keys to success

These 7 keys are helping one district better prepare its students

What should students know by the end of third grade? What about high school? And how do you get them there?

In any given third-grade classroom, you can find a student who is reading at a level far beyond their age, and another who is still working on letter recognition. How does a traditional classroom teacher with 25-30 kids manage such a wide range of students? As a district leader, how do I support our teachers and ensure that they are challenging students who are at a higher level while providing struggling students with proper support?

These are the tough questions I asked myself when taking over as superintendent of Maury County Schools in Tennessee in August 2015. Within the first few months, we ditched the old literacy model to adopt a project-based focus; deployed instructional coaches (without hiring anyone); and launched a top-down, district-level approach that quickly gained bottom-up buy-in through school and community support. We also implemented a differentiated literacy program and digital library that measures reading with reading—not quiz scores and points.

Creating the Keys to Success

In my first days as superintendent, I did what I called a “22in22 Tour” where I traveled to all 22 schools in my district in 22 days. I know from experience that the best leaders are the best listeners, so I made sure to take the time to hear what school leaders and classroom teachers had to say about Maury’s administrative approach. I heard loud and clear that there were issues of trust, lack of resources, switching initiatives on a dime, and a need for truly aligned and supportive professional development. That’s when I knew I had to eliminate the top-down approach that the district had taken in the past (and many districts employ) and go through a process to determine our Keys to Success.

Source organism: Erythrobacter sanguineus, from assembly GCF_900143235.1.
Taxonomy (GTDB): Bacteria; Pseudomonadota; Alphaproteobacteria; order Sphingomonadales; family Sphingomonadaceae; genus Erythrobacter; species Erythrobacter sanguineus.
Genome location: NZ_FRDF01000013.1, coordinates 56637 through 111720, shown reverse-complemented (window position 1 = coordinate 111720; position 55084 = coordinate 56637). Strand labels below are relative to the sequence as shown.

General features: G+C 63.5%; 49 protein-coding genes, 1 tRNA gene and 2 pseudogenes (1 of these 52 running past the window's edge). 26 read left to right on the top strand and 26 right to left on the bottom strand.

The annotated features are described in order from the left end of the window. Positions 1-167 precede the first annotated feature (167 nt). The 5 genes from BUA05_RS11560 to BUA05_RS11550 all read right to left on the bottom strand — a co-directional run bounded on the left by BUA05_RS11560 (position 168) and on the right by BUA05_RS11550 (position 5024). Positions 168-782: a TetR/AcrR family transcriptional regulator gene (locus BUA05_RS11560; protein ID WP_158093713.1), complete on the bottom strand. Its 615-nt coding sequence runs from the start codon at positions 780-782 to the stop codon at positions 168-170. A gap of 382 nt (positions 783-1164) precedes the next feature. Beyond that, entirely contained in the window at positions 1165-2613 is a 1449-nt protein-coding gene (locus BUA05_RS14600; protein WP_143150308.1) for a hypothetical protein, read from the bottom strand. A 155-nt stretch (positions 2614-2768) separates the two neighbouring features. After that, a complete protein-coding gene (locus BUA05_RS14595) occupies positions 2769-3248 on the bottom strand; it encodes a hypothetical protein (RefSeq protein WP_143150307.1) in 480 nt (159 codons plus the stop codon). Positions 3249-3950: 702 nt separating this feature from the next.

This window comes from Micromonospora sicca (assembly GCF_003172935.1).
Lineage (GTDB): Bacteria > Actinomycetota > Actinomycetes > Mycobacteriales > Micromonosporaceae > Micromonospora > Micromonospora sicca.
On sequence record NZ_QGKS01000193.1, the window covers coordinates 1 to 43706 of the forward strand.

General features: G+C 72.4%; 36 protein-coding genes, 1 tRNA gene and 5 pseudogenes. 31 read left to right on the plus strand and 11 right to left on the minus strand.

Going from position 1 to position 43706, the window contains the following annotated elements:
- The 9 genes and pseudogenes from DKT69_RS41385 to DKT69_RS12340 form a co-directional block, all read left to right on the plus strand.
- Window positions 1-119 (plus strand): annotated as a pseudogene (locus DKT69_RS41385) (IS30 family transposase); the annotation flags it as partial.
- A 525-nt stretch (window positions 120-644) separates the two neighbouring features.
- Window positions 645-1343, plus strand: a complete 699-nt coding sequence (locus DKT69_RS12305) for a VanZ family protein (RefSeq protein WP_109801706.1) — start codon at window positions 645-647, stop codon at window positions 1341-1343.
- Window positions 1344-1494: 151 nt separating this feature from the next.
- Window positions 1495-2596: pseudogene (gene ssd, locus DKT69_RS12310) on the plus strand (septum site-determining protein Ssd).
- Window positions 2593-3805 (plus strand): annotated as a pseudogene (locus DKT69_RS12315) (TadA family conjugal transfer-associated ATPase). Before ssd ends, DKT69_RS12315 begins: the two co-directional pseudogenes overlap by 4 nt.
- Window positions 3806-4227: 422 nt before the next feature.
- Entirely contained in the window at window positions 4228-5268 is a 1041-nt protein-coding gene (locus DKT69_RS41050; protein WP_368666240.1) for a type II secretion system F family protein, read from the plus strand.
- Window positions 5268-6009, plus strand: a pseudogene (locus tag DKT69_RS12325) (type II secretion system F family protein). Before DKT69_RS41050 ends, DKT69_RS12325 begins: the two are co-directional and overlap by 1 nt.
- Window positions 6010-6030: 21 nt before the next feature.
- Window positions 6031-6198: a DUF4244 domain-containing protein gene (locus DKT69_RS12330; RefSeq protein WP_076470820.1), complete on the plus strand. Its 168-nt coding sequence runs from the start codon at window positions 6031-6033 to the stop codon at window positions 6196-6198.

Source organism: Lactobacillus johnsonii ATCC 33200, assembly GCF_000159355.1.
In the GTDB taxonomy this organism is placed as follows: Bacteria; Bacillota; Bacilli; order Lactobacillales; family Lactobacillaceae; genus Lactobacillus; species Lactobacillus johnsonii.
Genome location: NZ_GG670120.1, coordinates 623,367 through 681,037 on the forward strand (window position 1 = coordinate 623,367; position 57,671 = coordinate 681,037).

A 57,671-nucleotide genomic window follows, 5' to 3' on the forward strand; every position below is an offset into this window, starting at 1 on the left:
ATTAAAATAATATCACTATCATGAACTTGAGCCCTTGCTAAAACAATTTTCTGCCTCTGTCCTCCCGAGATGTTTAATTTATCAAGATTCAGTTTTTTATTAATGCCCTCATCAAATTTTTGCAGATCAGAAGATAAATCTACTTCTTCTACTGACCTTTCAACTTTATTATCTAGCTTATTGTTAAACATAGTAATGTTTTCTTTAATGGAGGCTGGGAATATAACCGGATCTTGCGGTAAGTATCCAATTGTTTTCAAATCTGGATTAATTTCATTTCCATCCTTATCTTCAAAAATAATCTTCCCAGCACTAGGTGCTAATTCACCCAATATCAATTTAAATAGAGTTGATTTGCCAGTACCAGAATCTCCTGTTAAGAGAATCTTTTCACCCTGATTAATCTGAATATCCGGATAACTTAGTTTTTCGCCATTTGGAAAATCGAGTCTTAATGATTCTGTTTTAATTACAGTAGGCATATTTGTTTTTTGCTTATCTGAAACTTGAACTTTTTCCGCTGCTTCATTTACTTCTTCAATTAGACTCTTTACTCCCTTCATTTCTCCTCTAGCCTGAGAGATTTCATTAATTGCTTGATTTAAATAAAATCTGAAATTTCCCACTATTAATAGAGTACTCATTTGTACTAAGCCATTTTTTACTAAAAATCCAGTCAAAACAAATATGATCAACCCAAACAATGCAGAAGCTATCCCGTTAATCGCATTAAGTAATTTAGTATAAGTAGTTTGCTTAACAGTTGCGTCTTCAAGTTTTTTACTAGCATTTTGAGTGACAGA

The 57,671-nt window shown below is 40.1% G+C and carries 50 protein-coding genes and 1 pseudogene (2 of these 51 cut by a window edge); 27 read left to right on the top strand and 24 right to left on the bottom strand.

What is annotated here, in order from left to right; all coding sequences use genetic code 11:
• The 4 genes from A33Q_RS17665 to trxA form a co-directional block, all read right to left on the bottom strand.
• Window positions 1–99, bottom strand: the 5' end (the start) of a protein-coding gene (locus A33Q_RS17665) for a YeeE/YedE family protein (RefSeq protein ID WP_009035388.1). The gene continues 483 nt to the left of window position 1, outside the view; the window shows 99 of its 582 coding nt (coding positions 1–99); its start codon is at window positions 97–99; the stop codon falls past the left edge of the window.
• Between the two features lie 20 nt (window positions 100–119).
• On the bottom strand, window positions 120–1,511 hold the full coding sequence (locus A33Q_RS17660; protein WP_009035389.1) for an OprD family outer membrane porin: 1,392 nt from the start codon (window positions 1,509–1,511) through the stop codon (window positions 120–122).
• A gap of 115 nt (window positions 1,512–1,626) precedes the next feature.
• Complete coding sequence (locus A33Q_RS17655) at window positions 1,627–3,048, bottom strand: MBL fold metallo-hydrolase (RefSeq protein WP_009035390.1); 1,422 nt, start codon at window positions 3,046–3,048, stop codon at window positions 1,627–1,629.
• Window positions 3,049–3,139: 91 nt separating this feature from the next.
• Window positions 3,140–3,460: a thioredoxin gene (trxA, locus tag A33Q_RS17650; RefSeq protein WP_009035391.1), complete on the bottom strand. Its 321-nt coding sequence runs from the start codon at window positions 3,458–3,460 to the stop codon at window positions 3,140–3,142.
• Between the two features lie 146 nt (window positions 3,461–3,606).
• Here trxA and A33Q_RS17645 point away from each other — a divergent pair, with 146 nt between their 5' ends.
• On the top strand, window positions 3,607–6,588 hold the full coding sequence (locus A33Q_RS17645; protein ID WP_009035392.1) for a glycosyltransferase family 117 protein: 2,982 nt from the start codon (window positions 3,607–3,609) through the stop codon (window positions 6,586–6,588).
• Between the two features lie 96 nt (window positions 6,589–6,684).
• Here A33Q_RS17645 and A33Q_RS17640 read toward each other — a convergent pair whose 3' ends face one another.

Over 10 weeks, my administrative team and I asked every school board member, administrator, teacher, staff member, and parent to answer one simple question: What should students know before leaving elementary school, middle school, and high school? After making my rounds inside our school community, we asked the same question to a wide variety of community organizations including the Rotary, Kiwanis, City Council, NAACP, retired teachers’ association, the County Commission, and over 20 more groups.

  • All students’ reading proficiency at or above grade level by the end of third grade
  • All students’ math proficiency at or above grade level by the end of the fourth grade
  • All students’ Math and English proficiency at or above grade level by the end of sixth grade
  • All students proficient in Algebra 1 by the end of eighth grade
  • All students scoring at or above ACT college readiness benchmarks by graduation
  • All students financially literate by graduation
  • All students participating in advanced placement, dual-enrollment, industry certification, work-based learning, or military prep by graduation.

By generating common goals as a community, we created a level of transparency that was new to Maury County. The Keys created a common vocabulary across the entire community, so everyone was well aware of our mission as a district. For the first time in a long time, this district shifted its focus from state test scores and data to the kids and what they should be able to do to be truly college and/or career ready—the way it should be.

Next page: Putting power in the principals’ hands

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